"Oh sinner! Consider the fearful danger you are in: It is a great furnace of wrath, a wide and bottomless pit, full of the fire of wrath, that you are held over by the hand of that God, whose wrath is provoked and incensed as much against you, as against many of the damned in hell. You hang by a slender thread, with the flames of divine wrath flashing about it, and ready every moment to singe it, and burn it asunder." 

This precarious image of hanging only by a thread creates worry and near panic in the listener.  Edwards believes the only reason people haven't already been punished has been that God has been holding them up - but God's patience is wearing thin, and they are in immediate danger. 

Another example that illustrates the immediacy of the danger they are in is the metaphor comparing God's wrath to a bow bent with an "arrow made ready." This image of God's wrath as a weapon ready to spring further elicits strong emotional reaction - mainly fear.  

Last Updated on
An illustration of the letter 'A' in a speech bubbles

According to Jonathan Edwards' sermon, what is a constant threat to all human beings?  

I am assuming you are referring to Edwards' most famous sermon, "Sinners in the Hands of an Angry God."  In this sermon, Edwards tells his listeners that God has every right to be angry at them and to feel towards them like a person feels towards a spider or other "loathsome insect."

Because of this, people are constantly under threat of having God send them to hell.  It is only, to Edwards, God's mercy that keeps this from happening and God could choose to withdraw that mercy at any moment.

Last Updated on
An illustration of the letter 'A' in a speech bubbles

According to Jonathan Edwards’s sermon, "Sinners in the Hands of an Angry God," what is a constant threat to all human beings?

Jonathan Edward's sermon is rife with dark suppositions and assertions in regards to his views of God and the afterlife. He warns of various threats to humanity, the inevitable destruction of man (particularly the Israelites), and the inescapable nature of sin. However, what all of this boils down to- in Jonathan Edwards's view- is the constant threat of God's will. 

Edwards argues that all that occurs in life, and all that man enjoys and endures, exists by the will of God alone. In fact, Edwards says of all of mankind, "they are already under a sentence of condemnation to hell. They do not only justly deserve to be cast down thither, but the sentence of the law of God, that eternal and immutable rule of righteousness that God has fixed between him and mankind, is gone out against them, and stands against them; so that they are bound over already to hell." Here he says that mankind is already damned, and each one of us has brought the wrath of God upon our own heads, and it is utterly inescapable. Though all of mankind here on Earth is not yet burning in the pits of hell for their sins, it does not mean that they are safe from this fate. Edwards says, "The wrath of God burns against them, their damnation does not slumber; the pit is prepared, the fire is made ready, the furnace is now hot, ready to receive them; the flames do now rage and glow. The glittering sword is whet, and held over them, and the pit hath opened its mouth under them.The devil stands ready to fall upon them, and seize them as his own, at what moment God shall permit him." Here, Edwards even employs the Devil as a servant of God, a creature dedicated to the torture of wicked human souls for all of eternity because God wills it. There is nothing in all of Creation that God does not have a hand in, though others many contest that the acts of the Devil are against God's will.  It is his will that most- if not all- of humanity will spend eternity in the depths of hell. It is this- the Will of the Angry God that has created us- that is the one constant threat to all of Humanity.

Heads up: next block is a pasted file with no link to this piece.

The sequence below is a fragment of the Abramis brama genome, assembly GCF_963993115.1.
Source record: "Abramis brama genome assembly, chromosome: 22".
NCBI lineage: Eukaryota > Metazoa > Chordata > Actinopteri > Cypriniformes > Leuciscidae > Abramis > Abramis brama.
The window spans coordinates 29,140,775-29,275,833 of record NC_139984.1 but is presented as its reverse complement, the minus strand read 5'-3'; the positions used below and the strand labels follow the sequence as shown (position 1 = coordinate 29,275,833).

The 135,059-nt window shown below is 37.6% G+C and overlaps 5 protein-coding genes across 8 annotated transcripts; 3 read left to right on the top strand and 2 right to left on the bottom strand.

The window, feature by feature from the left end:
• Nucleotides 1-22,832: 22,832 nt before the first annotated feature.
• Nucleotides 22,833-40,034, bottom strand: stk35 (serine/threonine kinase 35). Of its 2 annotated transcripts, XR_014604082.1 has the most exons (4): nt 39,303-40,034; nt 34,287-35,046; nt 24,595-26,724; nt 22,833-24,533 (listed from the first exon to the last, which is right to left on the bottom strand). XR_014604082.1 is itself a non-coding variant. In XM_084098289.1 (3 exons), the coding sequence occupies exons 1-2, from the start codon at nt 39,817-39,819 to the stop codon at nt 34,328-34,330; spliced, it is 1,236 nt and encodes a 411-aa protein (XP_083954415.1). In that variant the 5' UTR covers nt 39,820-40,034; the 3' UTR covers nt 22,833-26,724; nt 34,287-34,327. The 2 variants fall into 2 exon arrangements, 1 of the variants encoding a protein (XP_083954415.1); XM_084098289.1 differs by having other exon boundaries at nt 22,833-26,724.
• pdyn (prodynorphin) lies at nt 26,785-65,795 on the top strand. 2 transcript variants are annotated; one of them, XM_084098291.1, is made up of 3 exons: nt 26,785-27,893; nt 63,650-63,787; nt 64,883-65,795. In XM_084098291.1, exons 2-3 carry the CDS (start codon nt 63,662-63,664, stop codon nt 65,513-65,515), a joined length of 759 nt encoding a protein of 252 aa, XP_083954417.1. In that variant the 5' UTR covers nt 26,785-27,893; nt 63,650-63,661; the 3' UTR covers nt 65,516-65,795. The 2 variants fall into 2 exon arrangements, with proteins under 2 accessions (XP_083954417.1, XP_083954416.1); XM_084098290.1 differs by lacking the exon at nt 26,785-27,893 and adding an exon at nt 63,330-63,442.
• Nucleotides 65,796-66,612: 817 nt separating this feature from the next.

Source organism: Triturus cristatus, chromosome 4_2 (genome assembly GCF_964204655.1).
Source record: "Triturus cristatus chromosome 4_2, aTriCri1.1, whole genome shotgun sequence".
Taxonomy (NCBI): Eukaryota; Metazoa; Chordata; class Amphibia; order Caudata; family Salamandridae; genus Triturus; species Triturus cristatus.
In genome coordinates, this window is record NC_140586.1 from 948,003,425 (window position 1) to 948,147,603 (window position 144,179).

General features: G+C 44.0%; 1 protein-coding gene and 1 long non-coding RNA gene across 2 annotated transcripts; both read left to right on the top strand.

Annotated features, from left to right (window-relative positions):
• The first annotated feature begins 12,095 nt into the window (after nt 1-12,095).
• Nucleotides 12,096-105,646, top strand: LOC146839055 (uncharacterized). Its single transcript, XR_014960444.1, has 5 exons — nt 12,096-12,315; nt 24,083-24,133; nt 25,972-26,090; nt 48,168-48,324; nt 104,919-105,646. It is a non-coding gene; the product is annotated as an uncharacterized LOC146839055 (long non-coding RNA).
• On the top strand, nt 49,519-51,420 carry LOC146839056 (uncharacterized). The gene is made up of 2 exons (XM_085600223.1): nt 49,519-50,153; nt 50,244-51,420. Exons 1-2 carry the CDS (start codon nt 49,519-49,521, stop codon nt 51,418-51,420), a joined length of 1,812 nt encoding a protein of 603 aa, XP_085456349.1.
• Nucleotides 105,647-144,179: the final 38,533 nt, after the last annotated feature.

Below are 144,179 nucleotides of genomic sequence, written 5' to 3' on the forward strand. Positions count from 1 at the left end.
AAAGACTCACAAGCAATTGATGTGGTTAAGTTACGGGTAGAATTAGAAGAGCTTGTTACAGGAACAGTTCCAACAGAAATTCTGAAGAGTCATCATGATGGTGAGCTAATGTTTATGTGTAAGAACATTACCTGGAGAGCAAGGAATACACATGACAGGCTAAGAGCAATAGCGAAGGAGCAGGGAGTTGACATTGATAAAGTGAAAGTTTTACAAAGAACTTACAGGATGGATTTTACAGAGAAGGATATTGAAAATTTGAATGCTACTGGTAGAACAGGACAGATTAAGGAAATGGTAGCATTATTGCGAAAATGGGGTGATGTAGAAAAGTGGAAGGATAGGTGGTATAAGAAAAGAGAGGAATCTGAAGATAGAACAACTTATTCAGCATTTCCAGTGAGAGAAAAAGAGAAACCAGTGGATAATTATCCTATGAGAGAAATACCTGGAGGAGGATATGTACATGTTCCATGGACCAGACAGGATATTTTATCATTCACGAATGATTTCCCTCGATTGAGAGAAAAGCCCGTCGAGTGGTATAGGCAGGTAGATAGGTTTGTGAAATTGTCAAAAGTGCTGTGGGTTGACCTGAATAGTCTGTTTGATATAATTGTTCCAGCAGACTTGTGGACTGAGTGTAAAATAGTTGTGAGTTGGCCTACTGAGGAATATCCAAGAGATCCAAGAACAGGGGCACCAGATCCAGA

Last Updated on
An illustration of the letter 'A' in a speech bubbles

According to Jonathan Edwards’s sermon "Sinners in the Hands of an Angry God," what is a constant threat to all human beings?  

Jonathan Edwards' sermon was delivered to a congregation in Enfield, Connecticut during a time when it was widely believed that many Congregationalists had become comfortable in their own salvation, and thus insufficiently zealous. Edwards, like many other ministers often identified with the Great Awakening, hoped to win back, or more accurately reinvigorate these lapsed church members. The sermon itself was a comment on Deuteronomy 32:35, which read "Their feet shall slide in due time," and Edwards' strategy was to portray man, inherently evil, as being constantly in danger of immediate destruction:

There is no want of power in God to cast wicked men into hell at any moment. Men's hands cannot be strong when God rises up. The strongest have no power to resist him, nor can any deliver out of his hands. He is not only able to cast wicked men into hell, but he can most easily do it. 

The only thing, Edwards averred, that caused God to forbear was his mercy, and he emphasized that unless the members of the congregation turned to Christ, they could be cut loose, like a spider hanging from a string, to descend into the pit of Hell. There was, ultimately, hope, but first people had to understand how immediate the danger was.

 

 

See eNotes Ad-Free

Start your 48-hour free trial to get access to more than 30,000 additional guides and more than 350,000 Homework Help questions answered by our experts.

Get 48 Hours Free Access
Last Updated on